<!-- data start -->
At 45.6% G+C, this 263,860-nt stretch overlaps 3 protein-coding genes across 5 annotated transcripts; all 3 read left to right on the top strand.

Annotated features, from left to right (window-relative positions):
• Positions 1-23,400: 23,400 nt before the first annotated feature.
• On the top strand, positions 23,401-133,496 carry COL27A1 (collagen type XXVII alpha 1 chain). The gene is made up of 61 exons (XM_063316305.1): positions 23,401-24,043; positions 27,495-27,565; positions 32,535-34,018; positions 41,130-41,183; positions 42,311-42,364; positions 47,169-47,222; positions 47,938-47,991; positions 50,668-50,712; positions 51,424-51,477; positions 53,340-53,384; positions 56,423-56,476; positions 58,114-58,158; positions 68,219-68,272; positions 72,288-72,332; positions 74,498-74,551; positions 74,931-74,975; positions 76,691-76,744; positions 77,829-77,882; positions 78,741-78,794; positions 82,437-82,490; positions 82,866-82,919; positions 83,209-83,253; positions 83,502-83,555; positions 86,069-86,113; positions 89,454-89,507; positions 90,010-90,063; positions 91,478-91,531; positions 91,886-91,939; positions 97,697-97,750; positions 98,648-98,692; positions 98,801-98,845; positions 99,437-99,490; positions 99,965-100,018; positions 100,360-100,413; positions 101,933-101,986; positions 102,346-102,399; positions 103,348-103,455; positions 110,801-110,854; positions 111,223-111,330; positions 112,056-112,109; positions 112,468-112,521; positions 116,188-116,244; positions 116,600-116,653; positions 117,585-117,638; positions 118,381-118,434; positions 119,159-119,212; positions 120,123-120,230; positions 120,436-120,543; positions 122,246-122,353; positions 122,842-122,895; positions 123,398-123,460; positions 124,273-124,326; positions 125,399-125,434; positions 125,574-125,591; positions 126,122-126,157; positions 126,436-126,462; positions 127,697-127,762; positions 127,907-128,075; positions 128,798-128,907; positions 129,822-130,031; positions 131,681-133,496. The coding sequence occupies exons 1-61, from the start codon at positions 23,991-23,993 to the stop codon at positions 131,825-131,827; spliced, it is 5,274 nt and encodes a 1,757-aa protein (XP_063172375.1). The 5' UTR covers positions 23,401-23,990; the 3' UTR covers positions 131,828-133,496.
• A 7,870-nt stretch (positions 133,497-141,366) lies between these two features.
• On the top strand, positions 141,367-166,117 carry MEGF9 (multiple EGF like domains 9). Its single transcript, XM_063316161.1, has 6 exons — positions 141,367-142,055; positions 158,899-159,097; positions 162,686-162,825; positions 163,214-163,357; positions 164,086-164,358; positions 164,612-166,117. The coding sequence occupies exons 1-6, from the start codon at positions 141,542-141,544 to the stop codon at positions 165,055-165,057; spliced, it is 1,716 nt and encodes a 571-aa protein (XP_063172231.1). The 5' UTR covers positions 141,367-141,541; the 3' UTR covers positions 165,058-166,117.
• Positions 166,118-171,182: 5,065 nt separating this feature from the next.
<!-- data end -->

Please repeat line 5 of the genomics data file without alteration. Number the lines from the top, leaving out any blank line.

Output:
• A 7,870-nt stretch (positions 133,497-141,366) lies between these two features.